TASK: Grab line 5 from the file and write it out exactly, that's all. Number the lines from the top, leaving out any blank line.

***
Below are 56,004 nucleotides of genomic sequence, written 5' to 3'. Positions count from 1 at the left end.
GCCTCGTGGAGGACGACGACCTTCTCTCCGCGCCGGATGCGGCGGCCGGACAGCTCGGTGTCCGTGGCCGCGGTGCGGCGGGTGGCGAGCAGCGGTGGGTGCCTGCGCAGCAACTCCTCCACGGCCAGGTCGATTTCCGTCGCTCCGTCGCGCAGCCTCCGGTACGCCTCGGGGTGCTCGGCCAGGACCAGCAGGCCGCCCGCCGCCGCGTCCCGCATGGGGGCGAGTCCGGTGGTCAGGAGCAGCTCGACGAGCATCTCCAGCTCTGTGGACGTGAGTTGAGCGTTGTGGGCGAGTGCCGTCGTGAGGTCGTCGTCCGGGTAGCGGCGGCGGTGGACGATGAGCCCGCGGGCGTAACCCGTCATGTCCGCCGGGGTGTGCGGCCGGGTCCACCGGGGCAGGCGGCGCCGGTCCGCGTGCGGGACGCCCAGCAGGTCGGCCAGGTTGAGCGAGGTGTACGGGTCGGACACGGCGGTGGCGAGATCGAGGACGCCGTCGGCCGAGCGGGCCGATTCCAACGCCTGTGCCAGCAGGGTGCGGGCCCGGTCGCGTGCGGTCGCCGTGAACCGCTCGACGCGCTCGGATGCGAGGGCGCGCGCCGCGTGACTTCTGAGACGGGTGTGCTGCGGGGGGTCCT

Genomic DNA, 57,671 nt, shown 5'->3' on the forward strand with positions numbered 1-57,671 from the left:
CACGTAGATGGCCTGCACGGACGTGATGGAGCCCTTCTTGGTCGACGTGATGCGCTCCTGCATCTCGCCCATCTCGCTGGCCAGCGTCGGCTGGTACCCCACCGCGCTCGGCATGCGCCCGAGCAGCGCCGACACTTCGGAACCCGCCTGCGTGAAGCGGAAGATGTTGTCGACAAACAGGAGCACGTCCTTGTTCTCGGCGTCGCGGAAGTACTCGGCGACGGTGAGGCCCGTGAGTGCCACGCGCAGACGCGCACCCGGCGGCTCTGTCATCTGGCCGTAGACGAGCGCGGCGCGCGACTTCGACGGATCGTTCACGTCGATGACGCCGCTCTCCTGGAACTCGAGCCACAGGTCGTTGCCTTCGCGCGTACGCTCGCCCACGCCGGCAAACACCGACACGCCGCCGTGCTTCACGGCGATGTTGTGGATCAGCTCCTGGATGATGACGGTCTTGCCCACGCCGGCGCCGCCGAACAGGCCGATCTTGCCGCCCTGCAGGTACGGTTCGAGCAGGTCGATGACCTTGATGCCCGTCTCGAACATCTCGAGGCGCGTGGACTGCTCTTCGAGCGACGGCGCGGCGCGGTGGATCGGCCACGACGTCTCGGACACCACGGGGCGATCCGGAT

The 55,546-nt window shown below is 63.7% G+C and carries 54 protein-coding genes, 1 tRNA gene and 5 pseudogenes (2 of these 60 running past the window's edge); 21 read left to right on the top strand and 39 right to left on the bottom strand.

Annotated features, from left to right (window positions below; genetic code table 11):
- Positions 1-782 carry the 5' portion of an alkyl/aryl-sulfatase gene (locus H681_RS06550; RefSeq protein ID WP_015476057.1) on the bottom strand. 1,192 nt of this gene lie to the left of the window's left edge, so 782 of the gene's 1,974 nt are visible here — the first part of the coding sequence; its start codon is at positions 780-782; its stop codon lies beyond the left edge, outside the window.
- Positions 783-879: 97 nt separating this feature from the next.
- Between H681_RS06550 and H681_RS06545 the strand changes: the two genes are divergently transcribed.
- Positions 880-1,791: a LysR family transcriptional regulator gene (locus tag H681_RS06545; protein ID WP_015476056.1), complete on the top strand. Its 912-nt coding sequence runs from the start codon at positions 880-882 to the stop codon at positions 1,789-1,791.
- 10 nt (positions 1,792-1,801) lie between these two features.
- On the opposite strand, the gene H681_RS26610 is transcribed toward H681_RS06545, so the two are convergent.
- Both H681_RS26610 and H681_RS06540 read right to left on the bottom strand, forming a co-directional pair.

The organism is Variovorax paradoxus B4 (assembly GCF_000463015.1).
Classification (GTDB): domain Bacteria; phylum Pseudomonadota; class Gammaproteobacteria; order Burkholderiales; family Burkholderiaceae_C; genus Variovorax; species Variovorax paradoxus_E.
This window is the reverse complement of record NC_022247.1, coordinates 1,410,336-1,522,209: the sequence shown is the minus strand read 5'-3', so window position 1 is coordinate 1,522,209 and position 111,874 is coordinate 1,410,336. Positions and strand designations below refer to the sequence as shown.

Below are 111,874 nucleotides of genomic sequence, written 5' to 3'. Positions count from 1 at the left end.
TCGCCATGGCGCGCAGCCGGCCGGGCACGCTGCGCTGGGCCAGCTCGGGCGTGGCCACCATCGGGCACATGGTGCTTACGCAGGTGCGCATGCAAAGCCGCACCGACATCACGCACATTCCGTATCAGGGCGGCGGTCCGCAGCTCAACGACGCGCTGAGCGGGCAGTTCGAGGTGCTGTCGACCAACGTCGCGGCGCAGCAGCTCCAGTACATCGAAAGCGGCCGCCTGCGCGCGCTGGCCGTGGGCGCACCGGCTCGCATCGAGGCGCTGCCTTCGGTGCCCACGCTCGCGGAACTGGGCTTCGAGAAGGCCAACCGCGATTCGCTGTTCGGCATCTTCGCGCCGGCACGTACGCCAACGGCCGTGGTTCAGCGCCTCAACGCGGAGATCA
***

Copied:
The 55,546-nt window shown below is 63.7% G+C and carries 54 protein-coding genes, 1 tRNA gene and 5 pseudogenes (2 of these 60 running past the window's edge); 21 read left to right on the top strand and 39 right to left on the bottom strand.